Monday, October 20, 2014

The Chicken Story

When she was around four, my granddaughter Ellie once stayed with me for a weekend while her parents were off gallivanting. What a great time we had! Ellie is into making up stories, so my grandmotherly ambitions went soaring – another writer in the family! She told me her stories while I scribbled them down. We wrote quite a few about Rapunzel, Tinkerbell, MuLan, and other heroines. (My favorite was the one in which Rapunzel went to San Francisco to buy a pretty dress and finally have her hair cut, leaving the Prince behind.)

We also wrote a “round robin” story in which Ellie told a piece of a story, then I told a piece, then Ellie, then me, and so on. We called it “The Chicken Story” and here it is:

Ellie: The chicken went to the park and he slid on a bumpy slide.

Grandma: Then he fell off the slide and hit his head on the ground at the end of the slide.

Ellie: Then he goes on a tire swing, and he fell off and he bumped his head again.

Grandma: The chicken said, “This park is too dangerous, maybe I should go home.”

Ellie: No, he said “I’m going to find another park.” But then he was hungry, so he said, “I’ll go home and have lunch.”

Grandma: But when he got home, there was no food to eat. He said to his mom, “Where is all my food?”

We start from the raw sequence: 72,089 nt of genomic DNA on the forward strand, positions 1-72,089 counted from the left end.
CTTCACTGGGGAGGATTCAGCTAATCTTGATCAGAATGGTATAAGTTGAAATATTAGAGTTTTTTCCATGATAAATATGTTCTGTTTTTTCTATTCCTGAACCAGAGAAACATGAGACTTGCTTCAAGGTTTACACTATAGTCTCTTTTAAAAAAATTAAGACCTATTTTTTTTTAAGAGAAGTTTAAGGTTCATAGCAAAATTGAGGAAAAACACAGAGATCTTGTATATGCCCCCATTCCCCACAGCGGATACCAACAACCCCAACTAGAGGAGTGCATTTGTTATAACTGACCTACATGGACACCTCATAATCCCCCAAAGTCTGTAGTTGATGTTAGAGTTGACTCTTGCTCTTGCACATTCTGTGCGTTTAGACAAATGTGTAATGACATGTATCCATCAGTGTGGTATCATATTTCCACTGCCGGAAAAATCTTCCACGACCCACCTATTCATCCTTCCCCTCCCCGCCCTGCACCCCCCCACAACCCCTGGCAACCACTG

Ellie: His mom said, “We ate it all up. So the chicken said, “Okay I’ll wait while you go to the grocery store.” But then he remembered he was a big chicken and could go to the grocery store himself. So he did.

Grandma: At the grocery store, the chicken looked at all the food. He couldn’t decide what to buy, there was so much.

Ellie: He waited too long in the aisle and then everybody else bought up all the food, and then there was none left.

Grandma: So the chicken thought, “Maybe I can go outside and see if there’s any chicken food I can peck up. He went to the parking lot to find food.

Ellie: Some kid spilled his McDonalds french fries in the parking lot so the chicken ate them. They were good. Now the story is all done.

Kim Pearson is an author, ghostwriter, and owner of Primary Sources, a writing service that helps others become authors of professional and compelling books and articles. She has authored 8 books of her own, and ghostwritten more than 40 non-fiction books and memoirs. To learn more about her books or services, visit

Friday, October 17, 2014

A Place At the Table

There has been a lot of talk on one of my writers’ loops about the disrespect given to self-published and small-press authors. Are they good enough to be included in one of the big writers’ organizations? That organization just sent out a questionnaire to its members to ask for their opinions. I gave up my membership in that group a while back because, as a self-published author, they didn’t support me, so why should I support them with my hard-earned money?

If self-published authors are to be included in these organizations as “active” members, then by what criteria? Should we be accepted on the basis of how much money we’ve earned? And if that doesn’t guarantee acceptance, what does? How about the quality or quantity of our work? Who is to judge which writers are acceptable and which are not? What about rankings or reviews on sales outlets? Should that be a method of evaluation? By what calculus should we be judged?